“[During the pandemic] everything moved to online,” says Ebwini who says HyperPay signed up 500 new retailers in less than three weeks into the lockdown.
The introduction of new regulations and the establishment of the Central Bank’s SAMA fintech sandbox has also pushed the growth of fintech in Saudi Arabia.
“Now everything is legalised in KSA and this really gives us a big push in the market as now, the trust from the banks, the trust from the merchants and the trust from the endu user is high.”
HyperPay operated for several years without a licence in Saudi, but recently obtained a permit from Saudi Payments; a new scheme for e-payment service providers to attain a licence that allows them to activate Mada services (a central payment scheme that connects all ATMs and POS across the country).
“It’s more comfortable to work under a legal framework,” says Ebwini. “One of the most critical points of payment gateways is that the customer has to share his card details online, which could expose him to fraud, hence, the Saudi Payments licence was necessary.”
Despite the rapid rise of fintech, the sector is not without its challenges. According to the Fintech Saudi Report, access to talent, the regulatory landscape and ability to test products and services are among the top three challenges.
For Ebwini, some of the hurdles he faced during setting up his fintech in Saudi Arabia included the high cost of doing business, as well as the market’s competitiveness, with hundreds of startups contending for the allegiance of 35 million people.
“Unlike Jordan, KSA is a huge market with a wide access to cash, but doing business is easier in Jordan, where the market is hungry and various fields are up for disruption,” he says.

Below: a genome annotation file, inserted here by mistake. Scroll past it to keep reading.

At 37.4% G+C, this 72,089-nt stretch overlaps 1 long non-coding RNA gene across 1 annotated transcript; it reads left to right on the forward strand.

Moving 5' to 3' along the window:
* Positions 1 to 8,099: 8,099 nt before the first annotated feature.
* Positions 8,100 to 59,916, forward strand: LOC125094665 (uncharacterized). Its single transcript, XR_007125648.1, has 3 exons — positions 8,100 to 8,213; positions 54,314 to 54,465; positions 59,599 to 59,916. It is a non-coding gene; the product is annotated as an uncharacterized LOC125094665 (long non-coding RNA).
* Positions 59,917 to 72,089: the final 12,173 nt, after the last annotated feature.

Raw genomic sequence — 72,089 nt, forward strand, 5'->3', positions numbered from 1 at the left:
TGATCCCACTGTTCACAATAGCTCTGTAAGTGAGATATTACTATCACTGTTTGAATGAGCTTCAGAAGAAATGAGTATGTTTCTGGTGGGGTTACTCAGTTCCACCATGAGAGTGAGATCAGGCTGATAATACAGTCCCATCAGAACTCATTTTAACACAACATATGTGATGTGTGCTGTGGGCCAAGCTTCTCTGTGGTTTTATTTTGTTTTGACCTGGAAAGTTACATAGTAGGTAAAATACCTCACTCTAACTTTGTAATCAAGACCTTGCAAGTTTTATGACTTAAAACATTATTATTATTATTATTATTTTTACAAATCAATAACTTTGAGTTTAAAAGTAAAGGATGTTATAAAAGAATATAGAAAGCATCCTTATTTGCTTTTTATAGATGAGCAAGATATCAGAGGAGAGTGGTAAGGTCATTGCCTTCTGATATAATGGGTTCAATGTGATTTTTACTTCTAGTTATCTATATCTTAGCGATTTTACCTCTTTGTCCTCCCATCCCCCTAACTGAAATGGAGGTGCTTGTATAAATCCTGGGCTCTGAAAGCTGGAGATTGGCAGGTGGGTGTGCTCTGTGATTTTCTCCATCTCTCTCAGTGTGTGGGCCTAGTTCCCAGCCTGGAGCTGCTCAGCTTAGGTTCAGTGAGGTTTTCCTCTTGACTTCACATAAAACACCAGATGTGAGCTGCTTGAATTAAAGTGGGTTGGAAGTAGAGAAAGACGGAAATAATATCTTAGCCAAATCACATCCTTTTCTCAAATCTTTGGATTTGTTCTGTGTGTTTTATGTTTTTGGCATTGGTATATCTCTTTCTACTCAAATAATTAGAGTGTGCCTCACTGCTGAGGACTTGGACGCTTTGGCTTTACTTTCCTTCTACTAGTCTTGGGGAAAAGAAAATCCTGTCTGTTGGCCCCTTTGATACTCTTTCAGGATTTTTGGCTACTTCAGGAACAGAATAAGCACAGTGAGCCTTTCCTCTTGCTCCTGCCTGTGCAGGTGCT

Ebwini also faced a shortage of technical skills in Saudi Arabia and so leaned on overseas talent to run day-to-day operations, which added to his costs.
Nonetheless, the opportunity in Saudi Arabia is immense, where the population is among the most tech-savvy in the Middle East, enjoying an internet penetration rate of 97.9 per cent. Seventy-two per cent of the population has access to banking and financial services and according to Ipsos, 59 per cent of Saudis prefer to use mobile banking apps. Online shopping has also surged in the country, rising from $8 billion in 2021 and forecast to hit $13.3 billion by 2025. The first wave of fintech innovation typically occurs in tandem with the rise of e-commerce, so as more Saudis shop online, more will begin to demand innovation in the way they pay for their goods online.
“Open banking is the next big thing in KSA, after blockchain and cryptocurrency,” Ebwini says, expecting it to open “huge” opportunities and change the payment landscape in Saudi Arabia, asserting that such technology should be addressed with decisive laws to protect the privacy of the customers.
The trajectory of these new innovations will rely on the regulators and whether they will open up the finance industry to such levels of disruption. So far, it appears that SAMA has the appetite to enable such innovation, with its open banking policy expected to go into effect next year, which will authorise third-party developers to access consumers’ financial data from banks and so open the finance sector up to new services like neobanks.
“You will see a wave of new startups in the market, all of them targeting open banking,” says Ebwini.